i) The new party’s aim “…is to bring about the end of capitalism and its replacement by socialism”. So just being committed to fighting austerity, privatisation, war and racism isn’t enough. Only people already convinced of the need to abolish capitalism wholesale would be able to join. The vast swathe of people who find themselves to the left of Labour but don’t identify as revolutionaries would not be welcome.
ii) Not only must new members already be revolutionaries, but they must hail from one particular revolutionary tradition: “We reject the idea that the undemocratic regimes that existed in the former Soviet Union and other countries were socialist.” Apart from the fact that this will simply bemuse many of the younger generation, it will also exclude anyone who might have felt that these states did include elements of socialism.
Iv) In case any potential joiners have missed the point the first time around, the platform statement repeats its insistence that only those dedicated to smashing capitalism are welcome: “The [Left Unity] Party aims to win political power to end capitalism, not to manage it.”
v) As for the many potential supporters coming from the women’s movement and the environmental movement, what’s in the platform document for them? It assiduously (and deliberately) avoids any use of the ‘F’ word, and only briefly acknowledges the need to “protect the natural world on which we depend”.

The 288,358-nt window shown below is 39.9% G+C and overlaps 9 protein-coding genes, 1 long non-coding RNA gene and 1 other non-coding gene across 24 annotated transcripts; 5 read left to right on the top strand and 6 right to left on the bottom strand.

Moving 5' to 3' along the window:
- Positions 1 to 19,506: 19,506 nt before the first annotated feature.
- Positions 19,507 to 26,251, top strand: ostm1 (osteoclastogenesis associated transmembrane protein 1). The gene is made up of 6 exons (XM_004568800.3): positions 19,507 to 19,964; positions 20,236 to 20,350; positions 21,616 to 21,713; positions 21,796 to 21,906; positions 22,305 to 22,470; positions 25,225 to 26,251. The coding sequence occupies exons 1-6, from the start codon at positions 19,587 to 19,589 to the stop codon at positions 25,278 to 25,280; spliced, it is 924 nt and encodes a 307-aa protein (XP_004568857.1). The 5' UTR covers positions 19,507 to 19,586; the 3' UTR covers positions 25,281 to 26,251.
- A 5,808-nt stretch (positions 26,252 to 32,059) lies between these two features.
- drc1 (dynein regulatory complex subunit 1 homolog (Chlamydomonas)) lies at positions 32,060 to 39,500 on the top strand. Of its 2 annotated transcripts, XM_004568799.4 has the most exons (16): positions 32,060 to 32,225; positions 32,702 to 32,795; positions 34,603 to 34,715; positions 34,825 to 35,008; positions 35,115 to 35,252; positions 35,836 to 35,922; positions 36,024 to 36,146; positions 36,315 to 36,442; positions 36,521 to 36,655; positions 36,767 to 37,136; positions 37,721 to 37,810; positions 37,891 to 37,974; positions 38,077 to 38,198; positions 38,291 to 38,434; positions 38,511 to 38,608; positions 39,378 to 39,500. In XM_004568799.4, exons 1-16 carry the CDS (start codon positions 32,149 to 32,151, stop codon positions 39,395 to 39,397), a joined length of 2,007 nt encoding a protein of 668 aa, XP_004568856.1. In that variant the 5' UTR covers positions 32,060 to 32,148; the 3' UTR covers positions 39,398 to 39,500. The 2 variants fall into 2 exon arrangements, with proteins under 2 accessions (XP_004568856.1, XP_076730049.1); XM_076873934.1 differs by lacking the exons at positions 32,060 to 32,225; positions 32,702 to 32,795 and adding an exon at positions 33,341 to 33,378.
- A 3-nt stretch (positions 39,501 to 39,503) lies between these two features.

As others have pointed out, most of this document could have been written at any time in the last fifty years. It comes out of, and primarily relates to, one particular Trotskyist tradition. In putting it forward as the founding statement of our new party, intended to apply to all members of that party, it clearly defines the audience it’s aimed at – the existing far left.
Needless to say, this represents a complete break from the original basis on which Left Unity was floated, and which quickly garnered over 8,000 signatures. As a document it contains much that I personally could happily sign up to. But it has almost nothing to say to the people I meet in day to day life. For most of the people on my street, on my estate, in my workplace, it would represent an insuperable barrier to membership. Its rhetorical posturing and maximalist demands are designed to make ‘us’ feel good but alienate everyone else.
In some ways, this places the Socialist Platform firmly within our comfort zone. After all, we have become used to honourable failures, to abortive vanity projects, to unity initiatives that swiftly collapse into farce. I think we can do better. I think we can learn to relate to a wide layer of people politicised by the austerity drive and by privatisation. But to do that we have to be prepared to engage with people’s concerns in the real world. And we have to do that without presenting them with a list of maximalist demands that they’re expected to sign up to before our dialogue with them has even begun.
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Sat 2 Mar, 9.30-17.00
Confronting the Rise of the Far Right, European Conference